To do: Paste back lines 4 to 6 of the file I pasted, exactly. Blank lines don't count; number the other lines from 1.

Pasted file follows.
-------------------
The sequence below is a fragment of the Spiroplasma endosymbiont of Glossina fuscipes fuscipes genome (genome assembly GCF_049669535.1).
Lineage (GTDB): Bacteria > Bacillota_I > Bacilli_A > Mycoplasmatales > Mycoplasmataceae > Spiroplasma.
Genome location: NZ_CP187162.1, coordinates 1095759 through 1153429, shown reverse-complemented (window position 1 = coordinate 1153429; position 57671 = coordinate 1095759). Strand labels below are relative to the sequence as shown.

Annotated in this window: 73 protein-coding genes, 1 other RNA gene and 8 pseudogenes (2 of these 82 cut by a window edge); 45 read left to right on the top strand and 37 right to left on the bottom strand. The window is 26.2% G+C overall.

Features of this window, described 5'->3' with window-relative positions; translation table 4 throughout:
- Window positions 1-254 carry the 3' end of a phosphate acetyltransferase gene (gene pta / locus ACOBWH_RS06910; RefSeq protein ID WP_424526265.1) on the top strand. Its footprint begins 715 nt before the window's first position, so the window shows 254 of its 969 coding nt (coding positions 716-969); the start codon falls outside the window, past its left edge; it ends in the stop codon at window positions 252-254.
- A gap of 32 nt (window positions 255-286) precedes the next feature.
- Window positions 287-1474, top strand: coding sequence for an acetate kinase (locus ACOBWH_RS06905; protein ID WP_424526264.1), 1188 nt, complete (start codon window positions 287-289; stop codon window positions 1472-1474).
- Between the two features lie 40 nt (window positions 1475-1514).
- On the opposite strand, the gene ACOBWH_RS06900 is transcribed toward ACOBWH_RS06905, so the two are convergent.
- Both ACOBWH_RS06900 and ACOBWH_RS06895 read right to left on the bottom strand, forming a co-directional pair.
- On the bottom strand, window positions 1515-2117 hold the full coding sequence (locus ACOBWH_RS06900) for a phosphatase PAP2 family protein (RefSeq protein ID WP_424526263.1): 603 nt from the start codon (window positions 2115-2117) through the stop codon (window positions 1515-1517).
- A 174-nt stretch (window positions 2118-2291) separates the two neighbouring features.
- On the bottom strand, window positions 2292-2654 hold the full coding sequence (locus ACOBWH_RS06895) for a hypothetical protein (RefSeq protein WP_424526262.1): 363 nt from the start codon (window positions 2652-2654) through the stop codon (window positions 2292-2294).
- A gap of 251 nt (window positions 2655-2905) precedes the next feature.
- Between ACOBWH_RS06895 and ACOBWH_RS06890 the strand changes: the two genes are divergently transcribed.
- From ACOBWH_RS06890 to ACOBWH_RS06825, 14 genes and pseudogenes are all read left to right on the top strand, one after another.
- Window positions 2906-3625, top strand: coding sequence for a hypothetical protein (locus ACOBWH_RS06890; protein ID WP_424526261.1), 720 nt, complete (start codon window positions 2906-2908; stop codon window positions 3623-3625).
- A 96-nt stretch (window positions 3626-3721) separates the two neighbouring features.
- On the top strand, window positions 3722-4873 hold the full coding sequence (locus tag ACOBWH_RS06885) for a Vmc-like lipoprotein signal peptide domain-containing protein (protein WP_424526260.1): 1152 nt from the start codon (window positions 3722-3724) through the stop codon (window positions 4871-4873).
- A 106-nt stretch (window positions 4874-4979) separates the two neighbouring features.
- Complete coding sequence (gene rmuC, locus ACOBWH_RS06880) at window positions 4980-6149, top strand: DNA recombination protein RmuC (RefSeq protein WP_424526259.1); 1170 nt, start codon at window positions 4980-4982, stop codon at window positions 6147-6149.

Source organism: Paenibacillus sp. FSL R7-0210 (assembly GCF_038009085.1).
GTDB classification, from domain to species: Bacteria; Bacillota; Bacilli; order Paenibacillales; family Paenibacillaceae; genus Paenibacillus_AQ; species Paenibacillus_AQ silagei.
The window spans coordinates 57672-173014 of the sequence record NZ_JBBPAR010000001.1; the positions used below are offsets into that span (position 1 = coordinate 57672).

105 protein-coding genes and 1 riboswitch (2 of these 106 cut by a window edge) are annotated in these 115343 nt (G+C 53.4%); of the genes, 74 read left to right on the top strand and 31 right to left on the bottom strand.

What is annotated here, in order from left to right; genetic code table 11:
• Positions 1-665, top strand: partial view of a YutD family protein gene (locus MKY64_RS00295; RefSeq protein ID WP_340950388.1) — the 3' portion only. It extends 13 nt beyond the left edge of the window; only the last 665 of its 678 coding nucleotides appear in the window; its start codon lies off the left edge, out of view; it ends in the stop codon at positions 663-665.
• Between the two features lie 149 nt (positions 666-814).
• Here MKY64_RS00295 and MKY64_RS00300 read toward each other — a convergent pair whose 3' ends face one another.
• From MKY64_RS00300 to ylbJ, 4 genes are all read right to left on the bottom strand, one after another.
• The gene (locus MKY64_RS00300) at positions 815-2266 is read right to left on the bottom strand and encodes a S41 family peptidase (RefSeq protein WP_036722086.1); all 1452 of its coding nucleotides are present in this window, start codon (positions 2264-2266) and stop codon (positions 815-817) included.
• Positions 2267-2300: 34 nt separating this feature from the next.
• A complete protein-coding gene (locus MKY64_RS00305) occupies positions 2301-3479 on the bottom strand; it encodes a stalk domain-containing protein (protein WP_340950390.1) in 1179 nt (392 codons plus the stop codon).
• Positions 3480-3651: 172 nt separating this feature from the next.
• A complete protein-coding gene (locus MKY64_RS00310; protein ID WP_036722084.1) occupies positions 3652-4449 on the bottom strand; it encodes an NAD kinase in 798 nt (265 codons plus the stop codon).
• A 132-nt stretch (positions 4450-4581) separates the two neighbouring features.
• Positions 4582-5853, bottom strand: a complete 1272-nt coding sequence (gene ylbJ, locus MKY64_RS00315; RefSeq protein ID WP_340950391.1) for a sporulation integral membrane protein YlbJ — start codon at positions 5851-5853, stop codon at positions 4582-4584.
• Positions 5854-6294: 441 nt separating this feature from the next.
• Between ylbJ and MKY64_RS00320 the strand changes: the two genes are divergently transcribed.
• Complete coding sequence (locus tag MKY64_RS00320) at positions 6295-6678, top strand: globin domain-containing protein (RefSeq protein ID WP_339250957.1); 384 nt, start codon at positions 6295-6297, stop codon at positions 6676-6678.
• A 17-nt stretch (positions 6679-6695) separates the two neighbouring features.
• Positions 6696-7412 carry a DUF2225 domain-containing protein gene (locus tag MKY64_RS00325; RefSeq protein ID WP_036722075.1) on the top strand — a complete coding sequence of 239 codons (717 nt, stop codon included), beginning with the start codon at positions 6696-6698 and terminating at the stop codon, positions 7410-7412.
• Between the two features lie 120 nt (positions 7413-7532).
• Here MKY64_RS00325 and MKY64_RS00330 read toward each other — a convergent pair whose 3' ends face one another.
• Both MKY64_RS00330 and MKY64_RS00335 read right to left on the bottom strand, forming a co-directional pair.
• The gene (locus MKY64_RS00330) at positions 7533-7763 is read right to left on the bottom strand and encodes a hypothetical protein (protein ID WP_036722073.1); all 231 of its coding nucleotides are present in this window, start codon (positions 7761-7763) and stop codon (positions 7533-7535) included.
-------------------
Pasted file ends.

Annotated in this window: 73 protein-coding genes, 1 other RNA gene and 8 pseudogenes (2 of these 82 cut by a window edge); 45 read left to right on the top strand and 37 right to left on the bottom strand. The window is 26.2% G+C overall.

Features of this window, described 5'->3' with window-relative positions; translation table 4 throughout:
- Window positions 1-254 carry the 3' end of a phosphate acetyltransferase gene (gene pta / locus ACOBWH_RS06910; RefSeq protein ID WP_424526265.1) on the top strand. Its footprint begins 715 nt before the window's first position, so the window shows 254 of its 969 coding nt (coding positions 716-969); the start codon falls outside the window, past its left edge; it ends in the stop codon at window positions 252-254.